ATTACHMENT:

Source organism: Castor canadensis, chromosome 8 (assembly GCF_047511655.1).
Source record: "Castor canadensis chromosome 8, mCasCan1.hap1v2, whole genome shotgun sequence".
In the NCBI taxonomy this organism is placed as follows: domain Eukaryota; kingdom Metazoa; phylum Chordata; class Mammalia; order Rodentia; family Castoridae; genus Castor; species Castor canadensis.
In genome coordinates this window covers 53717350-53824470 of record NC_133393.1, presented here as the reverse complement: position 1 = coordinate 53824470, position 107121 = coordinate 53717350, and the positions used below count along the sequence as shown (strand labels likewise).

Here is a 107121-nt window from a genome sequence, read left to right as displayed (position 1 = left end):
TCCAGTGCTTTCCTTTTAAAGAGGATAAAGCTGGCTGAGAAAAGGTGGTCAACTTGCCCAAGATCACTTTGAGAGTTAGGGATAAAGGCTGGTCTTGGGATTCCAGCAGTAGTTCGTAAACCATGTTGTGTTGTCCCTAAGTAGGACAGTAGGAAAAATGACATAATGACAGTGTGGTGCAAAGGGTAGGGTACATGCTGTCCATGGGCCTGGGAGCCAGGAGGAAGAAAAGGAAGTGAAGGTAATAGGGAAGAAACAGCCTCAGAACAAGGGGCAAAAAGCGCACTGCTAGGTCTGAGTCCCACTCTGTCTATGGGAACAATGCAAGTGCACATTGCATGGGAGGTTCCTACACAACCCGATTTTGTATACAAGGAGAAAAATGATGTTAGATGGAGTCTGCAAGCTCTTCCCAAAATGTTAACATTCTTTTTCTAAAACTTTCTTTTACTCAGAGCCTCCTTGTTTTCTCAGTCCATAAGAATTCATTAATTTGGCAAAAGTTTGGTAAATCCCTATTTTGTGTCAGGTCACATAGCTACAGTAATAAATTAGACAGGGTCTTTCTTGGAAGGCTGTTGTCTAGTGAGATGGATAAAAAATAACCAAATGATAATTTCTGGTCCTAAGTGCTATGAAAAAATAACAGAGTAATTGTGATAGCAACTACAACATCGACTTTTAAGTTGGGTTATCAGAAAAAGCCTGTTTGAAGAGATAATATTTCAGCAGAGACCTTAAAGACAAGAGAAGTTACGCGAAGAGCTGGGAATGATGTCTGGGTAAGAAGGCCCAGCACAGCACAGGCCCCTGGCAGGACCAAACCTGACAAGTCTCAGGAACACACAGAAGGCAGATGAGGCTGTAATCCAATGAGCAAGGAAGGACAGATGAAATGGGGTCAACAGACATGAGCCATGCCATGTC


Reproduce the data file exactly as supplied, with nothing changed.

Source organism: Castor canadensis, chromosome 8 (assembly GCF_047511655.1).
Source record: "Castor canadensis chromosome 8, mCasCan1.hap1v2, whole genome shotgun sequence".
In the NCBI taxonomy this organism is placed as follows: domain Eukaryota; kingdom Metazoa; phylum Chordata; class Mammalia; order Rodentia; family Castoridae; genus Castor; species Castor canadensis.
In genome coordinates this window covers 53717350-53824470 of record NC_133393.1, presented here as the reverse complement: position 1 = coordinate 53824470, position 107121 = coordinate 53717350, and the positions used below count along the sequence as shown (strand labels likewise).

Here is a 107121-nt window from a genome sequence, read left to right as displayed (position 1 = left end):
TCCAGTGCTTTCCTTTTAAAGAGGATAAAGCTGGCTGAGAAAAGGTGGTCAACTTGCCCAAGATCACTTTGAGAGTTAGGGATAAAGGCTGGTCTTGGGATTCCAGCAGTAGTTCGTAAACCATGTTGTGTTGTCCCTAAGTAGGACAGTAGGAAAAATGACATAATGACAGTGTGGTGCAAAGGGTAGGGTACATGCTGTCCATGGGCCTGGGAGCCAGGAGGAAGAAAAGGAAGTGAAGGTAATAGGGAAGAAACAGCCTCAGAACAAGGGGCAAAAAGCGCACTGCTAGGTCTGAGTCCCACTCTGTCTATGGGAACAATGCAAGTGCACATTGCATGGGAGGTTCCTACACAACCCGATTTTGTATACAAGGAGAAAAATGATGTTAGATGGAGTCTGCAAGCTCTTCCCAAAATGTTAACATTCTTTTTCTAAAACTTTCTTTTACTCAGAGCCTCCTTGTTTTCTCAGTCCATAAGAATTCATTAATTTGGCAAAAGTTTGGTAAATCCCTATTTTGTGTCAGGTCACATAGCTACAGTAATAAATTAGACAGGGTCTTTCTTGGAAGGCTGTTGTCTAGTGAGATGGATAAAAAATAACCAAATGATAATTTCTGGTCCTAAGTGCTATGAAAAAATAACAGAGTAATTGTGATAGCAACTACAACATCGACTTTTAAGTTGGGTTATCAGAAAAAGCCTGTTTGAAGAGATAATATTTCAGCAGAGACCTTAAAGACAAGAGAAGTTACGCGAAGAGCTGGGAATGATGTCTGGGTAAGAAGGCCCAGCACAGCACAGGCCCCTGGCAGGACCAAACCTGACAAGTCTCAGGAACACACAGAAGGCAGATGAGGCTGTAATCCAATGAGCAAGGAAGGACAGATGAAATGGGGTCAACAGACATGAGCCATGCCATGTC